Archaeological research, dating from 2013, suggests that pigs were originally domesticated in Central Asia. Domestic pigs are descended from a Euro-Asian species of wild boar and have hybridized with wild subtypes of this species throughout its range.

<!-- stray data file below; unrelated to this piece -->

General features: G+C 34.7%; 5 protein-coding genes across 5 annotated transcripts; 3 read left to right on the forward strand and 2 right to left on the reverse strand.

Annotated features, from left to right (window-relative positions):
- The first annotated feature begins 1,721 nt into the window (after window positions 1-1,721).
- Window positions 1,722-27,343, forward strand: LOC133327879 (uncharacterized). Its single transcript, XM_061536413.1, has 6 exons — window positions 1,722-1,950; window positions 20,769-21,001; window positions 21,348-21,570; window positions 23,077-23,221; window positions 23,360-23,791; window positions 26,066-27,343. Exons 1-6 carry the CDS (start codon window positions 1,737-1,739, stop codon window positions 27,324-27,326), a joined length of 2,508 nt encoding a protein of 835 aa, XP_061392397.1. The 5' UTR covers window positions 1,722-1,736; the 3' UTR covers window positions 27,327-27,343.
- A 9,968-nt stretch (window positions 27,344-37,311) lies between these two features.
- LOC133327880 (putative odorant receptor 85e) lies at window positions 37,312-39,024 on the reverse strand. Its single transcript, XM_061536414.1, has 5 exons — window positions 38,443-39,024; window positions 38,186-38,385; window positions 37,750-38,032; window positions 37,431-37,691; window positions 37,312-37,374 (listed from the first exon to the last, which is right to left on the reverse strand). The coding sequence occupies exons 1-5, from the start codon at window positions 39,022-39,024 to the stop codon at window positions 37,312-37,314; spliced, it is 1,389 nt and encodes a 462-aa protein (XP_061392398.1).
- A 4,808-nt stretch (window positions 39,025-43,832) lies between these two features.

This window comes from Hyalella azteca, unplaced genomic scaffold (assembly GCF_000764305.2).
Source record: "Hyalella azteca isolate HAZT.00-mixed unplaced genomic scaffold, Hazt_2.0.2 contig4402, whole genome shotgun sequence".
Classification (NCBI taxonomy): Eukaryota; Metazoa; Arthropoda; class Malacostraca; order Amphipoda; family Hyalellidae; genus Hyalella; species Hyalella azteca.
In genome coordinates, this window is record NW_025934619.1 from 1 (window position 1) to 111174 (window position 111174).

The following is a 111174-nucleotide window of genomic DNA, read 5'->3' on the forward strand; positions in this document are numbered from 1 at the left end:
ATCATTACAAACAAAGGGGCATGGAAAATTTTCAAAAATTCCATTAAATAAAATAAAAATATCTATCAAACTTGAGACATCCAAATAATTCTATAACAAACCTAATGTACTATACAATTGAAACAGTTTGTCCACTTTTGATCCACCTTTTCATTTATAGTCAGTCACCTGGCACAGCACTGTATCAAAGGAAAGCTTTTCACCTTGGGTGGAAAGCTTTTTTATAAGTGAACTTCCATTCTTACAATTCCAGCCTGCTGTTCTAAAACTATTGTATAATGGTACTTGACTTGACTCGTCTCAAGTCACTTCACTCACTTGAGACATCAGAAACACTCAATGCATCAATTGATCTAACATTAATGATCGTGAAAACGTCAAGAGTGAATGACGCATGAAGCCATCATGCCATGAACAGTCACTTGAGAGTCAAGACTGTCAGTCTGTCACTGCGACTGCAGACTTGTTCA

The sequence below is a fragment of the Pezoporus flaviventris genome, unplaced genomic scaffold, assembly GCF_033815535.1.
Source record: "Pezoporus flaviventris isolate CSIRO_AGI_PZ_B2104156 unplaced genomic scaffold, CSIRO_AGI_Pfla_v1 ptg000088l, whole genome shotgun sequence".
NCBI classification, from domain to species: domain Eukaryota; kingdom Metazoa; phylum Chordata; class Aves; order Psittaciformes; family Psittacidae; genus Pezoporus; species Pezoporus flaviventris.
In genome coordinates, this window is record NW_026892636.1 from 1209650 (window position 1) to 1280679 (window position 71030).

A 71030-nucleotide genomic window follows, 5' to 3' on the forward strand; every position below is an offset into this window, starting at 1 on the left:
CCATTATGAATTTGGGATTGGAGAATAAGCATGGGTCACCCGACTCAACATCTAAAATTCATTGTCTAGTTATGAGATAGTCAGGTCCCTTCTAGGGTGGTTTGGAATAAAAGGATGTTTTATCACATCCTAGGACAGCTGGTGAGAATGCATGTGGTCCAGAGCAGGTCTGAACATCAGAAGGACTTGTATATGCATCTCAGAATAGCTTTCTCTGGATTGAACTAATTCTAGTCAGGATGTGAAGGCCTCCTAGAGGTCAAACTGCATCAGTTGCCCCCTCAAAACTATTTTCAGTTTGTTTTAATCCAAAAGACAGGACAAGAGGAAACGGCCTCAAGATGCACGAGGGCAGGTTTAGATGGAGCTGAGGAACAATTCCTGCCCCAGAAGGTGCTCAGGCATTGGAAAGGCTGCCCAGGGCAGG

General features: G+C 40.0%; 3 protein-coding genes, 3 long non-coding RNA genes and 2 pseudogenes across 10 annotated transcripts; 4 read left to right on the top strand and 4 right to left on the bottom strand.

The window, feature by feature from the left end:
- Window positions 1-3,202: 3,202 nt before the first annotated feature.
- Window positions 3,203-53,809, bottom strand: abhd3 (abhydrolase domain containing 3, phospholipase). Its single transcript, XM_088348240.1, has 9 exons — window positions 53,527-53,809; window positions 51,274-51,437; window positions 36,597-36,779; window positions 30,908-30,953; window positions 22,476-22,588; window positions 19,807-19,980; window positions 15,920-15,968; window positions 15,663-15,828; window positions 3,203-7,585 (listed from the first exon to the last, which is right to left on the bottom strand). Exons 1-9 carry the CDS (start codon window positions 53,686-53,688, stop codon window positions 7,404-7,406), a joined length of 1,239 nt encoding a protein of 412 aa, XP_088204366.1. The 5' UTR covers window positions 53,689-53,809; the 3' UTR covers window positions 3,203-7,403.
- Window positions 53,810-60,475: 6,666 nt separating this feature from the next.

This hybridizing has resulted in European domestic pigs having similar genes as European wild pigs, muddying the issue of their origins. However, DNA studies of the earliest domesticated pig remains in Europe show that these pigs actually have genes more similar to Near Eastern wild pigs than to their European wild neighbors. This means that the genes of the European subspecies had to have been introduced later, rather than being part of the original gene pool that ancient farmers drew upon.